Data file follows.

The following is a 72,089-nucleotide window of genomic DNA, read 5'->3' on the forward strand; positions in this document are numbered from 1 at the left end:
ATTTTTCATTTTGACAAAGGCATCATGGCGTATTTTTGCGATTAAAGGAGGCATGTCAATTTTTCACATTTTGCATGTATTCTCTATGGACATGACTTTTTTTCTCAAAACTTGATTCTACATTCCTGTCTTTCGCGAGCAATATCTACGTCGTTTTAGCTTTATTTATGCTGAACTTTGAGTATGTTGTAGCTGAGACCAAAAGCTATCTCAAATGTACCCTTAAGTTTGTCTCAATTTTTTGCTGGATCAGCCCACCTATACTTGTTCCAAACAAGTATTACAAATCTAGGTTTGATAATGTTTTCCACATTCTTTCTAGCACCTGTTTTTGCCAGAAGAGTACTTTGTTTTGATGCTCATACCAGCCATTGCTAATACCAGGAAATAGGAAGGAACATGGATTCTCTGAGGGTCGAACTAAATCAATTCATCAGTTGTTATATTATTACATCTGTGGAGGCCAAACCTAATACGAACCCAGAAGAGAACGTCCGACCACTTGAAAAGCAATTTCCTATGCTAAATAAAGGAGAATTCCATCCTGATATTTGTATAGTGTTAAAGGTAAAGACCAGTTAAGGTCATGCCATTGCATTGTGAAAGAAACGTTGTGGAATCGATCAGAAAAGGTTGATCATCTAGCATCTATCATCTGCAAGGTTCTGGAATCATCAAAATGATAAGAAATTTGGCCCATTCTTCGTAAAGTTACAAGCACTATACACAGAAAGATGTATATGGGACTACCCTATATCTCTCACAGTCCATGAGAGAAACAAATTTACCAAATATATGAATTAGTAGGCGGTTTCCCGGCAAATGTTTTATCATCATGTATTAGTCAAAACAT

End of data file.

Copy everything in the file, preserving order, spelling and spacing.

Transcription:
The following is a 72,089-nucleotide window of genomic DNA, read 5'->3' on the forward strand; positions in this document are numbered from 1 at the left end:
ATTTTTCATTTTGACAAAGGCATCATGGCGTATTTTTGCGATTAAAGGAGGCATGTCAATTTTTCACATTTTGCATGTATTCTCTATGGACATGACTTTTTTTCTCAAAACTTGATTCTACATTCCTGTCTTTCGCGAGCAATATCTACGTCGTTTTAGCTTTATTTATGCTGAACTTTGAGTATGTTGTAGCTGAGACCAAAAGCTATCTCAAATGTACCCTTAAGTTTGTCTCAATTTTTTGCTGGATCAGCCCACCTATACTTGTTCCAAACAAGTATTACAAATCTAGGTTTGATAATGTTTTCCACATTCTTTCTAGCACCTGTTTTTGCCAGAAGAGTACTTTGTTTTGATGCTCATACCAGCCATTGCTAATACCAGGAAATAGGAAGGAACATGGATTCTCTGAGGGTCGAACTAAATCAATTCATCAGTTGTTATATTATTACATCTGTGGAGGCCAAACCTAATACGAACCCAGAAGAGAACGTCCGACCACTTGAAAAGCAATTTCCTATGCTAAATAAAGGAGAATTCCATCCTGATATTTGTATAGTGTTAAAGGTAAAGACCAGTTAAGGTCATGCCATTGCATTGTGAAAGAAACGTTGTGGAATCGATCAGAAAAGGTTGATCATCTAGCATCTATCATCTGCAAGGTTCTGGAATCATCAAAATGATAAGAAATTTGGCCCATTCTTCGTAAAGTTACAAGCACTATACACAGAAAGATGTATATGGGACTACCCTATATCTCTCACAGTCCATGAGAGAAACAAATTTACCAAATATATGAATTAGTAGGCGGTTTCCCGGCAAATGTTTTATCATCATGTATTAGTCAAAACAT